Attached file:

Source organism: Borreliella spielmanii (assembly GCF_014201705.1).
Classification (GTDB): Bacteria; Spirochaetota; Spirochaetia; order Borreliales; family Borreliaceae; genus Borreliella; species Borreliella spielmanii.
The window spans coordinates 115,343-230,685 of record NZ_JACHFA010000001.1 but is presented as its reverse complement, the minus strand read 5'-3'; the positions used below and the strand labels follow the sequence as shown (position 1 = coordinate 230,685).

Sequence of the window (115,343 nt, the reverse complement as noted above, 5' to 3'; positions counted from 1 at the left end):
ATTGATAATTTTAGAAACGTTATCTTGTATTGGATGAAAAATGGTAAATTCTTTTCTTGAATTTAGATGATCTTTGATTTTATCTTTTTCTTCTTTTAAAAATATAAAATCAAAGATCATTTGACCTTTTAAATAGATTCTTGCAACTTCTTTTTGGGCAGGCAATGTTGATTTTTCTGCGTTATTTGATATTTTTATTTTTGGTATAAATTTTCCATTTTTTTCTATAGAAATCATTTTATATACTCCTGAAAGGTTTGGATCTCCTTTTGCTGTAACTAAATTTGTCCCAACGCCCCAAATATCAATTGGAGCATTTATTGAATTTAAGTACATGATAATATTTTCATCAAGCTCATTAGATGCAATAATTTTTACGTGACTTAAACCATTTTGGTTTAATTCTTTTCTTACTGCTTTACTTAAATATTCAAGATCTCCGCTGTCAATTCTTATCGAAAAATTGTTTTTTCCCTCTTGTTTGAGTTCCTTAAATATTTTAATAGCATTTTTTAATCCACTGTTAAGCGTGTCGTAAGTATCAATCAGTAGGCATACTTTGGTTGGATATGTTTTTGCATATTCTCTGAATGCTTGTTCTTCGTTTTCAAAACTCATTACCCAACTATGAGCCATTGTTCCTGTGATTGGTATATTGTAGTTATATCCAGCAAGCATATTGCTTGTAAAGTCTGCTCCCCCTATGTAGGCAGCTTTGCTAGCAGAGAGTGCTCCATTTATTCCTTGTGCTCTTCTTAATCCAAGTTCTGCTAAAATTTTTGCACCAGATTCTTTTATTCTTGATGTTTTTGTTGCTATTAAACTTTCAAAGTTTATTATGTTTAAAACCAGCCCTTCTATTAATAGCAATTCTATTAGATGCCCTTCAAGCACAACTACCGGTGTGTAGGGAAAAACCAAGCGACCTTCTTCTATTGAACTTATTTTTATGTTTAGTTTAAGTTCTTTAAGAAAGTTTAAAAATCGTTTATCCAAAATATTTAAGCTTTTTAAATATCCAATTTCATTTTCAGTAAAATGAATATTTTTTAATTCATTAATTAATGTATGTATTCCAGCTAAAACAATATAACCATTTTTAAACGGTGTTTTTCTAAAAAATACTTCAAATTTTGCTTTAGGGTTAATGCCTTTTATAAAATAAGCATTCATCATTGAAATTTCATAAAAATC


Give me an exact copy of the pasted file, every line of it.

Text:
Source organism: Borreliella spielmanii (assembly GCF_014201705.1).
Classification (GTDB): Bacteria; Spirochaetota; Spirochaetia; order Borreliales; family Borreliaceae; genus Borreliella; species Borreliella spielmanii.
The window spans coordinates 115,343-230,685 of record NZ_JACHFA010000001.1 but is presented as its reverse complement, the minus strand read 5'-3'; the positions used below and the strand labels follow the sequence as shown (position 1 = coordinate 230,685).

Sequence of the window (115,343 nt, the reverse complement as noted above, 5' to 3'; positions counted from 1 at the left end):
ATTGATAATTTTAGAAACGTTATCTTGTATTGGATGAAAAATGGTAAATTCTTTTCTTGAATTTAGATGATCTTTGATTTTATCTTTTTCTTCTTTTAAAAATATAAAATCAAAGATCATTTGACCTTTTAAATAGATTCTTGCAACTTCTTTTTGGGCAGGCAATGTTGATTTTTCTGCGTTATTTGATATTTTTATTTTTGGTATAAATTTTCCATTTTTTTCTATAGAAATCATTTTATATACTCCTGAAAGGTTTGGATCTCCTTTTGCTGTAACTAAATTTGTCCCAACGCCCCAAATATCAATTGGAGCATTTATTGAATTTAAGTACATGATAATATTTTCATCAAGCTCATTAGATGCAATAATTTTTACGTGACTTAAACCATTTTGGTTTAATTCTTTTCTTACTGCTTTACTTAAATATTCAAGATCTCCGCTGTCAATTCTTATCGAAAAATTGTTTTTTCCCTCTTGTTTGAGTTCCTTAAATATTTTAATAGCATTTTTTAATCCACTGTTAAGCGTGTCGTAAGTATCAATCAGTAGGCATACTTTGGTTGGATATGTTTTTGCATATTCTCTGAATGCTTGTTCTTCGTTTTCAAAACTCATTACCCAACTATGAGCCATTGTTCCTGTGATTGGTATATTGTAGTTATATCCAGCAAGCATATTGCTTGTAAAGTCTGCTCCCCCTATGTAGGCAGCTTTGCTAGCAGAGAGTGCTCCATTTATTCCTTGTGCTCTTCTTAATCCAAGTTCTGCTAAAATTTTTGCACCAGATTCTTTTATTCTTGATGTTTTTGTTGCTATTAAACTTTCAAAGTTTATTATGTTTAAAACCAGCCCTTCTATTAATAGCAATTCTATTAGATGCCCTTCAAGCACAACTACCGGTGTGTAGGGAAAAACCAAGCGACCTTCTTCTATTGAACTTATTTTTATGTTTAGTTTAAGTTCTTTAAGAAAGTTTAAAAATCGTTTATCCAAAATATTTAAGCTTTTTAAATATCCAATTTCATTTTCAGTAAAATGAATATTTTTTAATTCATTAATTAATGTATGTATTCCAGCTAAAACAATATAACCATTTTTAAACGGTGTTTTTCTAAAAAATACTTCAAATTTTGCTTTAGGGTTAATGCCTTTTATAAAATAAGCATTCATCATTGAAATTTCATAAAAATC